We’ve heard this saying over and over and over. It’s typically presented as a perspective about life.

Do you have a glass half-empty perspective?
Do you tend to look at things with a bit more pessimism,
anticipating the worst or seeing what has been lost?

Do you have a glass half-full perspective?
Do you tend to look at things with a bit more optimism,
anticipating the best or seeing what can be gained?

“There is nothing either good or bad but thinking makes it so.” - William Shakespeare

Perspective influences everything. What we see and how we interpret it depends on our frame of reference and how our experiences in life have shaped it. No two people will see the same thing, and this can be hard to understand and accept. The holidays have a way of bringing up emotions, memories and, at times, we can even get triggered (and sometimes not even know why). When we are tired, over-worked or trying to do many things in a short amount of time, we become more vulnerable which can lead to heightened emotions or feelings.

If our glass is half-empty or even empty, how can we have anything left to give?

Over-giving/over-doing can make us resentful and exhausted. Or we feel like we haven’t done enough, cooked enough food, bought enough gifts, etc. and we begin to second guess ourselves? Over-giving/over-doing can also prevent us from being in the moment of receiving. Have you ever felt guilty when you received a gift and had nothing to give? Sometimes gratitude and acceptance are the most important things we can give, especially during the holidays.

How can we have a more meaningful holiday season?

The simple yet difficult concept of putting our oxygen mask on first before helping others comes to mind. Translating this into the half-empty or half-full glass perspective, I believe, is to fill our glass first before we can give to others.

Ensure you are getting enough rest, are eating healthy, are exercising and doing the things that help you feel good, balanced and centered. You may even need to increase your self-care (giving to yourself first) with a massage, extra visit to the beauty shop or barber shop, reflexology, investing in an aromatherapy diffuser or anything else that helps you feel energized, cared for and loved.

Filling your glass first, especially for the next week prior to Thanksgiving, will allow you to create a new experience and perspective. Remember to give to yourself first and then give gratitude, love and acceptance to others. This will help you receive with gratitude, love and acceptance from yourself and from others.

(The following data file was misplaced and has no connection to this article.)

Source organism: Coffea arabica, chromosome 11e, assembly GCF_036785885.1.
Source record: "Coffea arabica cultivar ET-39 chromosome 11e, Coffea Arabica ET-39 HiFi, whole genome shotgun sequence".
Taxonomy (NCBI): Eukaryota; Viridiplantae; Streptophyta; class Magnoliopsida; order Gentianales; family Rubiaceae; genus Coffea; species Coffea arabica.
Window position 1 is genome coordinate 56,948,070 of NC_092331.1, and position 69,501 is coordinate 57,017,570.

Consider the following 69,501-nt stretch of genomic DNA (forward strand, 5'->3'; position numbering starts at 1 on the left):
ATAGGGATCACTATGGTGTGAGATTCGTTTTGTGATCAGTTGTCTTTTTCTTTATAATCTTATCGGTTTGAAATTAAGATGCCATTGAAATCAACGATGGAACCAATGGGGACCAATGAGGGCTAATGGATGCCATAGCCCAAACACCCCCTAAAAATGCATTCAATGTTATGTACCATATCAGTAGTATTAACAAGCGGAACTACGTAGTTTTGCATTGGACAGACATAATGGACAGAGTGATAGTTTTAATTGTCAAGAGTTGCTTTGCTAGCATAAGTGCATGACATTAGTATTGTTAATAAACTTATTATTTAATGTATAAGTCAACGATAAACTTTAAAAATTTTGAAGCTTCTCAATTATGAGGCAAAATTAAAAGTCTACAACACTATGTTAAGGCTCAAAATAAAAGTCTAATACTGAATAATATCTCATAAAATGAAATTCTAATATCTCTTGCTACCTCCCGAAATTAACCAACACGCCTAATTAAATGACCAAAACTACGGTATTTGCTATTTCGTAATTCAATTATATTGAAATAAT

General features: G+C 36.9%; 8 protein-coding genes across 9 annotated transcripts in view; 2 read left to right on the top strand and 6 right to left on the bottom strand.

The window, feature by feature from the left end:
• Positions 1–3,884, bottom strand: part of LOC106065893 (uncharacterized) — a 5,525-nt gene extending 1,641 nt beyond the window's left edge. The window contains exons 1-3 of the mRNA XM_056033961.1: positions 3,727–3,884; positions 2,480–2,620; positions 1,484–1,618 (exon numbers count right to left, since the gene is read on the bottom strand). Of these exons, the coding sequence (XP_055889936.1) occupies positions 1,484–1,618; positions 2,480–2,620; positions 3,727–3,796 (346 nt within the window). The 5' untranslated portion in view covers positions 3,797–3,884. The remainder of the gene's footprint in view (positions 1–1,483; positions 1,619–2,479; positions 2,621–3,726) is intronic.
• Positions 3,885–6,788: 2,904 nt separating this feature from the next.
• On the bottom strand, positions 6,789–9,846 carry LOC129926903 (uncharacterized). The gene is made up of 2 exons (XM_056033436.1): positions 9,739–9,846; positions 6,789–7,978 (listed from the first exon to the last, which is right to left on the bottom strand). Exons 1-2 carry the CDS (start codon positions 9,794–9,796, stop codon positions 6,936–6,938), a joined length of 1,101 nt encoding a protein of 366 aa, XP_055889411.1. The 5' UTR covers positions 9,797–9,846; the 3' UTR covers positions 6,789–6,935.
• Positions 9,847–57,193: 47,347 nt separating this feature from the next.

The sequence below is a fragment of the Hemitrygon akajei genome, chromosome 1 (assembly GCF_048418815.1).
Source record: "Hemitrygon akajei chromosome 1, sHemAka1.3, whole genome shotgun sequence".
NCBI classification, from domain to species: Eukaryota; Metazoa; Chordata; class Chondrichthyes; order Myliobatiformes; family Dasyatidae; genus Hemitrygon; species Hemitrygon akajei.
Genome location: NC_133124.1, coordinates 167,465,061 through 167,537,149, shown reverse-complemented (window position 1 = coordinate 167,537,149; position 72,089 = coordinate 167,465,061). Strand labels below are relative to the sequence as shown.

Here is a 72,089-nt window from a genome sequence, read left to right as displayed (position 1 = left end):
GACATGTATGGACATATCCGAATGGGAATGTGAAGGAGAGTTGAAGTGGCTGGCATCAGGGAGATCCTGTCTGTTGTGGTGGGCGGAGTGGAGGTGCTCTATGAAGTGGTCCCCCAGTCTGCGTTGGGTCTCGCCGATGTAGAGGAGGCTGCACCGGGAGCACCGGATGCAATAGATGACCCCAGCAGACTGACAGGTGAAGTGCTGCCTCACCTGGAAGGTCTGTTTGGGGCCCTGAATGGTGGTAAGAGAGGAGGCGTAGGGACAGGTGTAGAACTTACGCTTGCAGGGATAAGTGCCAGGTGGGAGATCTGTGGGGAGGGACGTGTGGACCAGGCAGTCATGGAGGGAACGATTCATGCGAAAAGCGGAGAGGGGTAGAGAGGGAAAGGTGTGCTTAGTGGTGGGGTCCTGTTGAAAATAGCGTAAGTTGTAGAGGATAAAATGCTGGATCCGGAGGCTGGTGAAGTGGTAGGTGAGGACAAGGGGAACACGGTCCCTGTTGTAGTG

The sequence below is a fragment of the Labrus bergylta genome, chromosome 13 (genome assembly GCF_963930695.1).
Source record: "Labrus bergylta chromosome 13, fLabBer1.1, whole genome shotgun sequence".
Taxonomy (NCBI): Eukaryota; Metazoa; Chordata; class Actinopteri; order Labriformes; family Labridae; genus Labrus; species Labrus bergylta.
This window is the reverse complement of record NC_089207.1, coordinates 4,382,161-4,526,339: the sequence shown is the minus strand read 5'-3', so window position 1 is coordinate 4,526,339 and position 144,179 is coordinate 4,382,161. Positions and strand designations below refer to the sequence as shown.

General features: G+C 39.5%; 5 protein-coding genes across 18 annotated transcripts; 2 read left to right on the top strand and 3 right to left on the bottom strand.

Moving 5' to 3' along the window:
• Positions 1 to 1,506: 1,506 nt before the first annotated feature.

This holiday season, my wish is for you to be more grateful, more accepting and more loving. We all need something different to fill our glasses.

“What we are today comes from our thoughts of yesterday, and our present thoughts build our life of tomorrow: our life is the creation of minds.” - Buddha

© 2019 by Amy Jones - All Rights Reserved

Author's Bio: 

Amy Jones is a personal growth visionary, international speaker and author who lives and breathes one simple philosophy: live in the moment.

For over two decades, she has inspired thousands of people; intent on helping facilitate their personal growth and self-healing process by creating opportunities for significant and lasting life changes. She is a self-taught space-planning and organizing expert who, from personal and professional experience, provides a 360-degree perspective to produce clarity, structure and achievable results.

Amy is a highly sought-after speaker and her series Getting Rid of Possessions: It’s Harder Than You Think has the highest attendance in the history of the Generations program at Methodist Health Systems. She is the author of Better for Being Broken and co-author of Break Through with Johnny Wimbrey, Nik Halik and Les Brown.

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Amy Jones